The surveys were completed on a sandy beach in Monterey Bay, California. The same geometry and acquisition parameters were used for both surveys to minimize differences unrelated to fluid changes. The source was a 0.25 kg hammer, and geophone spacing was 20 cm. These acquisition parameters coupled with the homogeneous nature of the sand allowed significant energy above 800 Hz to be recorded in the shot records. Figure 1 shows a typical shot record before and after high-pass filtering to remove the ground-roll. Despite the narrow bandwidth of the signal, at least two distinct hyperbolic events are visible in the filtered gather.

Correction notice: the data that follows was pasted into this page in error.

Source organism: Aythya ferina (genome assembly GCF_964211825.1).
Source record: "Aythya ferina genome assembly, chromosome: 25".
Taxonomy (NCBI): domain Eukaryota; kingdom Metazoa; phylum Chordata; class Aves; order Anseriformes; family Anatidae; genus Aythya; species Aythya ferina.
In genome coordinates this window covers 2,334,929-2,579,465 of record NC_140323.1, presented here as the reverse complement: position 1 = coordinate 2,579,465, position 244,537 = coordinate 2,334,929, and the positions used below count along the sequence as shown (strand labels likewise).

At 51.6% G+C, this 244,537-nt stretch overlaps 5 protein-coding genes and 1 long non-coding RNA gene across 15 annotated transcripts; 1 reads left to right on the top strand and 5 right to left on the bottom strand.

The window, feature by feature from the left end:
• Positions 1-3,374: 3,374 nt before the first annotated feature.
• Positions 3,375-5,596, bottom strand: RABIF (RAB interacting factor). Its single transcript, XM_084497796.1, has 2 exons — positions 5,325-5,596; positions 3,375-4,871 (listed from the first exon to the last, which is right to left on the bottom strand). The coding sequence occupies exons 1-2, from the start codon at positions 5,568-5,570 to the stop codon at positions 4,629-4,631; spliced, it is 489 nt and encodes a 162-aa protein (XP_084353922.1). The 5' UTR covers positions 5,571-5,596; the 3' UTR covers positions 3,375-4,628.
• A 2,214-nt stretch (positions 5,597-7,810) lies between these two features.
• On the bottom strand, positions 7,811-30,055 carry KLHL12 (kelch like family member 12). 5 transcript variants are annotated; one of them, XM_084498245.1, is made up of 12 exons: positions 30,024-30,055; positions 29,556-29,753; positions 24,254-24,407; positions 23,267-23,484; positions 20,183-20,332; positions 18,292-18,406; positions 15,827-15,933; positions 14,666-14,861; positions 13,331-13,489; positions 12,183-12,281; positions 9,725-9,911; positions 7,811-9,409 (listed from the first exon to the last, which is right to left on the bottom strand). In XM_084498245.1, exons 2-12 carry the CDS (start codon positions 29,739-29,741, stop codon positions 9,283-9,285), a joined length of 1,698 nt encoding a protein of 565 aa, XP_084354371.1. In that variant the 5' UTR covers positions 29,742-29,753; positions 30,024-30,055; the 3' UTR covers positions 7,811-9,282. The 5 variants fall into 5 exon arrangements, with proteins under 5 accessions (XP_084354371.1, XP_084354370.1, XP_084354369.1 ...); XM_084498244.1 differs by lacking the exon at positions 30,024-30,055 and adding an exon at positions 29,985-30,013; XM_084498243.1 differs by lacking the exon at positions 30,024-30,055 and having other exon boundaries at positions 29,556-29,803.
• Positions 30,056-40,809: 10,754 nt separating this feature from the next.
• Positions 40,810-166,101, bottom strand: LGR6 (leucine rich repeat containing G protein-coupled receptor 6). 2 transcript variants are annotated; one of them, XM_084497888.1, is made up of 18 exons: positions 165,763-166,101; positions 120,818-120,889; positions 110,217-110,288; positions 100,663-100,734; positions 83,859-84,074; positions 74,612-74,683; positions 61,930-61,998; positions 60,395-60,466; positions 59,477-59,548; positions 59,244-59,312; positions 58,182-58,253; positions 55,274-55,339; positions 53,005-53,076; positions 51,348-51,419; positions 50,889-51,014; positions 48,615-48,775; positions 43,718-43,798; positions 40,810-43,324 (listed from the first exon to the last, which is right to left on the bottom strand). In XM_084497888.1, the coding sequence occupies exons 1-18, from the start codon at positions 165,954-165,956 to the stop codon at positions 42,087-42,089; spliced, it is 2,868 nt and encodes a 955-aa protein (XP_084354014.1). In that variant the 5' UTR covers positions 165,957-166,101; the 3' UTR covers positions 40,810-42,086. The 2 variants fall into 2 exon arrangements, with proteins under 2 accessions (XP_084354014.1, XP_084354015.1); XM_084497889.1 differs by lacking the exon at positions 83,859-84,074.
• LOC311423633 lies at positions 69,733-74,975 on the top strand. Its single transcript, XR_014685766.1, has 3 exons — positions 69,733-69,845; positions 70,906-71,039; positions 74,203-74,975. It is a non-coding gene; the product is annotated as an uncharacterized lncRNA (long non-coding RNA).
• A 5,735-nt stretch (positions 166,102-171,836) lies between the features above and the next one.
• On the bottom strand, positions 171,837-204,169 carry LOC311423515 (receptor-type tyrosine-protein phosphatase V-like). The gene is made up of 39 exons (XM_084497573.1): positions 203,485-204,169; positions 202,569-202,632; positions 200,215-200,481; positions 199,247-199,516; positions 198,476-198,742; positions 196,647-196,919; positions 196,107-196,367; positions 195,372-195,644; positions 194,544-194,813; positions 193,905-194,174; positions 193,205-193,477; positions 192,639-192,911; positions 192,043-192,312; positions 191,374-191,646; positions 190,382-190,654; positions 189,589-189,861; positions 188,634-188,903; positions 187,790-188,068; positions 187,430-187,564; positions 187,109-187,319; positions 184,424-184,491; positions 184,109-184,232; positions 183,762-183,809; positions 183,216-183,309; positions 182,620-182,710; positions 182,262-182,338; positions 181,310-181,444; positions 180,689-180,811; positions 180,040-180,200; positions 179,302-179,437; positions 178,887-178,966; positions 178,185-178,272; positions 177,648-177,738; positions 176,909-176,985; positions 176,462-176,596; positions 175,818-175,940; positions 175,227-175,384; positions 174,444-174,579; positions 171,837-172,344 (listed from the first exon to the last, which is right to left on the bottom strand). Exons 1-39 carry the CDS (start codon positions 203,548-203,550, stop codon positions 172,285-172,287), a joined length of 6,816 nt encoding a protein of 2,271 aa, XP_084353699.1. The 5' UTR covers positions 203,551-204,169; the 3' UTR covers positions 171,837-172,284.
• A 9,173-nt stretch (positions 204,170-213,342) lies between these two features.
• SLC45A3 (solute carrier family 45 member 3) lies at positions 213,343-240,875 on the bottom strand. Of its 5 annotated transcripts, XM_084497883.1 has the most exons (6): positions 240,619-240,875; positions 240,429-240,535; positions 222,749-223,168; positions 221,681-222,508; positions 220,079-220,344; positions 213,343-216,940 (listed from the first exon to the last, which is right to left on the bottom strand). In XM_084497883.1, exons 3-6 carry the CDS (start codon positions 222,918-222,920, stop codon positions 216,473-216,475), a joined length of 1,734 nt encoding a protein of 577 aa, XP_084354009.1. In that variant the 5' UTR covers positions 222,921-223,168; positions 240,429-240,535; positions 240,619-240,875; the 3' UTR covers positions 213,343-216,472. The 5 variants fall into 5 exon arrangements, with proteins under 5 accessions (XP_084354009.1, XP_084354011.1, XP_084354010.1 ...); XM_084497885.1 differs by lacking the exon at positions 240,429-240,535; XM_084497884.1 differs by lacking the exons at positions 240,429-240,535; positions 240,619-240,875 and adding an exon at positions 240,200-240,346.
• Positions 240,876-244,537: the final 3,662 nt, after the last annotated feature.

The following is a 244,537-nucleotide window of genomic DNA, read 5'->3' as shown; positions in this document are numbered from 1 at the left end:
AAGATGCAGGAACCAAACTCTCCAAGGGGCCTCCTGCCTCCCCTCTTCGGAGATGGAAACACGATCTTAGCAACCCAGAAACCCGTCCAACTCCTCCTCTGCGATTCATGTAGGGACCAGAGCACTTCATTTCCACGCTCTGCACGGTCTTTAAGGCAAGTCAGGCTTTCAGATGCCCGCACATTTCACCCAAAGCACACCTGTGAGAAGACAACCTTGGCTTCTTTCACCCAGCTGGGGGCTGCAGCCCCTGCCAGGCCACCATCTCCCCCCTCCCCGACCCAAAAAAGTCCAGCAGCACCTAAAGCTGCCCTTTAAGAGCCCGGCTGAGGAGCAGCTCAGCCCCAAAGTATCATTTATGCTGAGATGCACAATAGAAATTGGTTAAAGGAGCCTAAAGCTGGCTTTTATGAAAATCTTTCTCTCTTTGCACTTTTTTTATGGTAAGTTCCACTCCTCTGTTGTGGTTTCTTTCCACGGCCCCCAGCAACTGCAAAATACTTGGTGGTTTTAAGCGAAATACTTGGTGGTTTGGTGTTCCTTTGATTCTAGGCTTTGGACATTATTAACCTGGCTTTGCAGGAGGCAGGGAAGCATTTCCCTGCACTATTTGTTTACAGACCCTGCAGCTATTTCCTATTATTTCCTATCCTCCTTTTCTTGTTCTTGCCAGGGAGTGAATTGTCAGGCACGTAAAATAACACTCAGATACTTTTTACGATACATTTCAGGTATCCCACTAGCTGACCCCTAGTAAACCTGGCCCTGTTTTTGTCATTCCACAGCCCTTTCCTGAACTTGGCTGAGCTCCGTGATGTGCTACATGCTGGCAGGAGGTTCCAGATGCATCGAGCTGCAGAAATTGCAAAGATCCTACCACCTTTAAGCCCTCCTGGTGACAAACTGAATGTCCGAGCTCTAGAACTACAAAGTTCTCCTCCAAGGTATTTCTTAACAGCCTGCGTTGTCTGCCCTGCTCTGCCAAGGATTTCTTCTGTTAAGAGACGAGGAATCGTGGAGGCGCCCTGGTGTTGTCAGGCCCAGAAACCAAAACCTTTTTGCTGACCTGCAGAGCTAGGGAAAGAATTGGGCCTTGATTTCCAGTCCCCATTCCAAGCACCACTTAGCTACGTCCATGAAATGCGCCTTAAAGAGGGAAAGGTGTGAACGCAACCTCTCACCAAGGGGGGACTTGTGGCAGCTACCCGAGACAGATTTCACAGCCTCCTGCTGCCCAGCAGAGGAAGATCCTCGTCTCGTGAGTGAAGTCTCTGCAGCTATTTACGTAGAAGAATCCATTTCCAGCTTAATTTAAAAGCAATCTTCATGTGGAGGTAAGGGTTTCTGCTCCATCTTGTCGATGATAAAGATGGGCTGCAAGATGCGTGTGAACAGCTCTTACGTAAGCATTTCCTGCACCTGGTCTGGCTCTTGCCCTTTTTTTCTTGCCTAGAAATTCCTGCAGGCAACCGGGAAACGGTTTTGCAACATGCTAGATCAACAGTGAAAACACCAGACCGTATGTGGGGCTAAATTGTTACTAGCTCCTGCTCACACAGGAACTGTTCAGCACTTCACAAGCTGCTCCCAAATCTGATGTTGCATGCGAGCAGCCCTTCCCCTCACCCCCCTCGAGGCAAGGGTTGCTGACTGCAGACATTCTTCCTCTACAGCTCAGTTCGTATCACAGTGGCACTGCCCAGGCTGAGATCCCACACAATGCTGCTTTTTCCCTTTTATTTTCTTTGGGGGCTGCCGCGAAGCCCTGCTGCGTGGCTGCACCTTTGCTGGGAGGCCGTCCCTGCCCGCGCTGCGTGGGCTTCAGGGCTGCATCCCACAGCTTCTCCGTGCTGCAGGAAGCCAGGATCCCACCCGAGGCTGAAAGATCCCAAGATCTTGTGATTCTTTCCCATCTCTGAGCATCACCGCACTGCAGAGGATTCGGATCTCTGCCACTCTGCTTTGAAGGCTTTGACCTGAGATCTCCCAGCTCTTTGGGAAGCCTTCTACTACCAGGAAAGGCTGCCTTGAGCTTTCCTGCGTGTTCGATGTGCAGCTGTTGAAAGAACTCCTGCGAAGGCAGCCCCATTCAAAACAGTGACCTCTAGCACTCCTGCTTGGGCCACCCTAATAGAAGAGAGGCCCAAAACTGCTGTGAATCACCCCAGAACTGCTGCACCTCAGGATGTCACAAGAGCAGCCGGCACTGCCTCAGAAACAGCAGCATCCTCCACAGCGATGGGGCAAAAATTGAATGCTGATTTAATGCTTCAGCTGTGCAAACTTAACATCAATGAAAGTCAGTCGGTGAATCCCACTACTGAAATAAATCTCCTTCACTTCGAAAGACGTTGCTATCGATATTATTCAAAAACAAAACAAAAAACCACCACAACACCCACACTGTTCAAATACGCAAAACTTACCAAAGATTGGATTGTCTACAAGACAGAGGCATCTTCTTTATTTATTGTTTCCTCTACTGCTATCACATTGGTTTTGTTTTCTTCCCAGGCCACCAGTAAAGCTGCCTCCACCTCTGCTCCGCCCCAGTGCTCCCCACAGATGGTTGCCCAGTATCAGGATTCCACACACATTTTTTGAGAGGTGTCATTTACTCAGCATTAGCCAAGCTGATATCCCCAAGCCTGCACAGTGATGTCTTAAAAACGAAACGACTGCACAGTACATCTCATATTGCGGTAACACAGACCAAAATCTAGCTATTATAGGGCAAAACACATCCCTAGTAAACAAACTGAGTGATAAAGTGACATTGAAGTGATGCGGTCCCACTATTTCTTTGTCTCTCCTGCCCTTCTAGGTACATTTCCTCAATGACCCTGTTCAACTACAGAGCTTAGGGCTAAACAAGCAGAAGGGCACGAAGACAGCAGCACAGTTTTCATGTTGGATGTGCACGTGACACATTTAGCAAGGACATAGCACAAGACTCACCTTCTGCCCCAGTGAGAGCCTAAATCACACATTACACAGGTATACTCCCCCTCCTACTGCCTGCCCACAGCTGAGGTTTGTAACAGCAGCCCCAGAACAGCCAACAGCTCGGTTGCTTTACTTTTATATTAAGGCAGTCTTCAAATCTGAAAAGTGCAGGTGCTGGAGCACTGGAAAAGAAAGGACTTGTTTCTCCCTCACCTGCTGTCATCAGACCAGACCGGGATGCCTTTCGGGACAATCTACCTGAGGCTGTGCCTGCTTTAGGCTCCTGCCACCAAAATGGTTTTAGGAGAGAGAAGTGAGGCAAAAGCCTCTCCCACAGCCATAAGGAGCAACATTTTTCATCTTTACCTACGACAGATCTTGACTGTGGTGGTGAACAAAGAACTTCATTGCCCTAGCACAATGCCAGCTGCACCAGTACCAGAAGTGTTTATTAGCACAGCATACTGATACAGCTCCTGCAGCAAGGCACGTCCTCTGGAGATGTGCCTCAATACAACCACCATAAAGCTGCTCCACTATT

Since the honey was added to the top 2 m of the subsurface, we were not able to image it directly. Instead we looked for changes in the response of the water-table below. Theory predicted that the primary effect of the honey would be one of attenuation.
The surveys had been designed to see if it was possible to detect 20 liters of honey that had been mixed with 200 liters of sand at one location along the survey line, giving approximately 25% pore-space saturation.
In this paper, we are concerned only with the problem of cross-equalizing the datasets. We will cover the motivation and rock physics fully in later papers. However, in summary, the experiment follows up on earlier shallow seismic experiments described in Bachrach and Nur (1997) and Bachrach et al. (1997), and theoretical work concerning partial saturations Bachrach and Dvorkin (1997).